Cauchy distribution

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"Lorentz distribution" redirects here. It is not to be confused with Lorenz curve or Lorenz equation.
Cauchy
Probability density function
Probability density function for the Cauchy distribution
The purple curve is the standard Cauchy distribution
Cumulative distribution function
Cumulative distribution function for the Cauchy distribution
Parameters location (real)
γ > 0 scale (real)
Support
PDF
CDF
Quantile
Mean undefined
Median
Mode
Variance undefined
Skewness undefined
Ex. kurtosis undefined
Entropy
MGF does not exist
CF

The Cauchy distribution, named after Augustin Cauchy, is a continuous probability distribution. It is also known, especially among physicists, as the Lorentz distribution (after Hendrik Lorentz), Cauchy–Lorentz distribution, Lorentz(ian) function, or Breit–Wigner distribution.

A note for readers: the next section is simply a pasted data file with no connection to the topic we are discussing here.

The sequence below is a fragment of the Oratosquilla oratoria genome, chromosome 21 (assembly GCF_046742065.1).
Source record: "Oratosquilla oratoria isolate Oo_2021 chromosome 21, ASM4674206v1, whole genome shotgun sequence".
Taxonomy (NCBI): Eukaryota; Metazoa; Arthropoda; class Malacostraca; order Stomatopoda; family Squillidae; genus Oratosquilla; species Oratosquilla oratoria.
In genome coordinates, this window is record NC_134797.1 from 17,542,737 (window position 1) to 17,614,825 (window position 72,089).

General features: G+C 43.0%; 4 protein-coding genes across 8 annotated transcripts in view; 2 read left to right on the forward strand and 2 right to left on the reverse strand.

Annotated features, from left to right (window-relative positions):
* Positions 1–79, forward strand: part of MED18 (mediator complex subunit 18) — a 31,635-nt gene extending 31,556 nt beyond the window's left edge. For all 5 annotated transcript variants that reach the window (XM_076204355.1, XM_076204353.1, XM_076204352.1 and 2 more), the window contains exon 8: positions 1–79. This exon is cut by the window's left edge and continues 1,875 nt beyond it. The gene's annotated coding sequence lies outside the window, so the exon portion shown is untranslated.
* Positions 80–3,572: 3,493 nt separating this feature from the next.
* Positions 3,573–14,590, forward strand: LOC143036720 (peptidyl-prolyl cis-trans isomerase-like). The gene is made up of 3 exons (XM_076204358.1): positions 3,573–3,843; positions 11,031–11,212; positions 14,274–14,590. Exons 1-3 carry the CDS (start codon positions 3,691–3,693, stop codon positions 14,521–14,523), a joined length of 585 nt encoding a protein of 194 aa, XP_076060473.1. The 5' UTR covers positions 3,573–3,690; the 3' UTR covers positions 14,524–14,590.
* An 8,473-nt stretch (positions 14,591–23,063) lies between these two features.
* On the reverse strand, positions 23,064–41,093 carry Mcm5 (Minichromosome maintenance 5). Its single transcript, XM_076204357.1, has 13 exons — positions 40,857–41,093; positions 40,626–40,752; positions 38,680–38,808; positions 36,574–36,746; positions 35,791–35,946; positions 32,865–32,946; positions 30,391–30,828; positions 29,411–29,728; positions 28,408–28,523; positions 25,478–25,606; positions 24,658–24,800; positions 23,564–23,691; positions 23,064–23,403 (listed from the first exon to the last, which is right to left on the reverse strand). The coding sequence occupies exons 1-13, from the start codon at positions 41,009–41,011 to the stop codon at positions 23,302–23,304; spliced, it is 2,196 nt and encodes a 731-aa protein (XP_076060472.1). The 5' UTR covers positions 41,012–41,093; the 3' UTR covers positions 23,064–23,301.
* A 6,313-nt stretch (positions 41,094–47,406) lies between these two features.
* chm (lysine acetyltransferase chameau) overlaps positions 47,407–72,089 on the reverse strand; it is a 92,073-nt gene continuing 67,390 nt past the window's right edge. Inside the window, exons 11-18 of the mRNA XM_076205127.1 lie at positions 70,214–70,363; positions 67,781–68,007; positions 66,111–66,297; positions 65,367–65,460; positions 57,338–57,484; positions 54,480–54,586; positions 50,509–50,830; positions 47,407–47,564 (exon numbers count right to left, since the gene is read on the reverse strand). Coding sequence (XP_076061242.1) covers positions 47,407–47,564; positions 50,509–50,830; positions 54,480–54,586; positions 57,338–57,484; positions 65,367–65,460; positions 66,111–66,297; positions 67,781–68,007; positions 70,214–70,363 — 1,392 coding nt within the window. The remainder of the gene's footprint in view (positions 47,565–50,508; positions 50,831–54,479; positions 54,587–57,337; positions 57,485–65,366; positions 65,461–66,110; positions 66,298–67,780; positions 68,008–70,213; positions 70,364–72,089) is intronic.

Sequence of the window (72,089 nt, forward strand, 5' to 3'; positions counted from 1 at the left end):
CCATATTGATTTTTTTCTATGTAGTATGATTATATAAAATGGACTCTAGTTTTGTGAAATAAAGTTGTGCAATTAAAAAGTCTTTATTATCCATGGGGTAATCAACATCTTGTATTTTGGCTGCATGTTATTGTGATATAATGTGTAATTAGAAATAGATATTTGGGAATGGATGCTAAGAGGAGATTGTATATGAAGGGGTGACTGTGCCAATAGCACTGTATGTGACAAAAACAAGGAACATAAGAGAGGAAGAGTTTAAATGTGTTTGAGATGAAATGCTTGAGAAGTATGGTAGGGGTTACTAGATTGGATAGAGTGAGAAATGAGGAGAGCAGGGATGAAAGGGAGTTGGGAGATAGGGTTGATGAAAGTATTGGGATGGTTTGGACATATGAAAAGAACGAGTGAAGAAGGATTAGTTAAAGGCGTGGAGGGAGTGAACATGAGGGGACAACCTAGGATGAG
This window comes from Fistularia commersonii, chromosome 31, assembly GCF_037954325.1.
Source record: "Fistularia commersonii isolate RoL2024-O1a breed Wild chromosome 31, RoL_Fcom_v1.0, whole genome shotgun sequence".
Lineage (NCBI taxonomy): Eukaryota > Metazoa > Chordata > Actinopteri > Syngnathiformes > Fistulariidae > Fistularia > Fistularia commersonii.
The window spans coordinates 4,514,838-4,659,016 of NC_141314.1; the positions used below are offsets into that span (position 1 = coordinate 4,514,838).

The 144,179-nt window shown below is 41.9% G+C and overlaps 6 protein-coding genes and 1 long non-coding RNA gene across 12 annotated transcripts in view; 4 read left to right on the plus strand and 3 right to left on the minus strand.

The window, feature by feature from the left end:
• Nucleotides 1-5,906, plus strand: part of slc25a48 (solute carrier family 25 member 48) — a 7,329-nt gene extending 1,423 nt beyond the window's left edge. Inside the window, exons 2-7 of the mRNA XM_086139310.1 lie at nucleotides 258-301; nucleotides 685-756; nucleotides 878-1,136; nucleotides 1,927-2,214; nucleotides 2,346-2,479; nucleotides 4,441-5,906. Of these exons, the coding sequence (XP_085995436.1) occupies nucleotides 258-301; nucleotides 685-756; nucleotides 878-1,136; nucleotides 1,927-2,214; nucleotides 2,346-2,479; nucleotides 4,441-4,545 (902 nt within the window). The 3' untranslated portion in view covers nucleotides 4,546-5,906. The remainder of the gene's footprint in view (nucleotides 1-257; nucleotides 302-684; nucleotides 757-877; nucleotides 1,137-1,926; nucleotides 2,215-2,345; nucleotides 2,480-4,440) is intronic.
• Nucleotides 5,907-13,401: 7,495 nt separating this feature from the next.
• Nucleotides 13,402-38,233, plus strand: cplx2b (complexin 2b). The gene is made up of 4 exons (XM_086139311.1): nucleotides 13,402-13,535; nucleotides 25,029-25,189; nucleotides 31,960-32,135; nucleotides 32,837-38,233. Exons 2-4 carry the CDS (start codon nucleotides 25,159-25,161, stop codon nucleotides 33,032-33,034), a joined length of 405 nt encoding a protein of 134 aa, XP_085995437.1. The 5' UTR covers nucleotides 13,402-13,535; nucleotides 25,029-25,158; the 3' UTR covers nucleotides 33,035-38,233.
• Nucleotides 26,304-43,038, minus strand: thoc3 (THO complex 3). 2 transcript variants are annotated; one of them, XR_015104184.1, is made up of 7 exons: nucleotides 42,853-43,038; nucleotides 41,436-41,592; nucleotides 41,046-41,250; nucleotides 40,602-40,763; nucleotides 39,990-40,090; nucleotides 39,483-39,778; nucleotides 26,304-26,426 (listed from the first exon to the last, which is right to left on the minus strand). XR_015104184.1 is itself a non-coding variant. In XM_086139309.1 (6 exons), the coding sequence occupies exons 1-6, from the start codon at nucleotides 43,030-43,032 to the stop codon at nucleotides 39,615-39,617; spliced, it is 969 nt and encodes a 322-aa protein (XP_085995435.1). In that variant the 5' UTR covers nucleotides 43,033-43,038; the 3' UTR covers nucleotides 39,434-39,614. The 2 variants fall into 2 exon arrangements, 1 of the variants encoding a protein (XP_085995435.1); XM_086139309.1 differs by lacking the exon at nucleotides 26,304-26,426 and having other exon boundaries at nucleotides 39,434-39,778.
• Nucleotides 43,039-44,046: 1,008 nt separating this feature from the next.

The Cauchy distribution is often used in statistics as the canonical example of a "pathological" distribution since both its mean and its variance are undefined. (But see the section Explanation of undefined moments below.) The Cauchy distribution does not have finite moments of order greater than or equal to one; only fractional absolute moments exist.[1] The Cauchy distribution has no moment generating function.

The Cauchy distribution is the distribution of the X-intercept of a ray issuing from with a uniformly distributed angle. Its importance in physics is the result of it being the solution to the differential equation describing forced resonance.[2] In mathematics, it is closely related to the Poisson kernel, which is the fundamental solution for the Laplace equation in the upper half-plane. In spectroscopy, it is the description of the shape of spectral lines which are subject to homogeneous broadening in which all atoms interact in the same way with the frequency range contained in the line shape. Many mechanisms cause homogeneous broadening, most notably collision broadening.[3]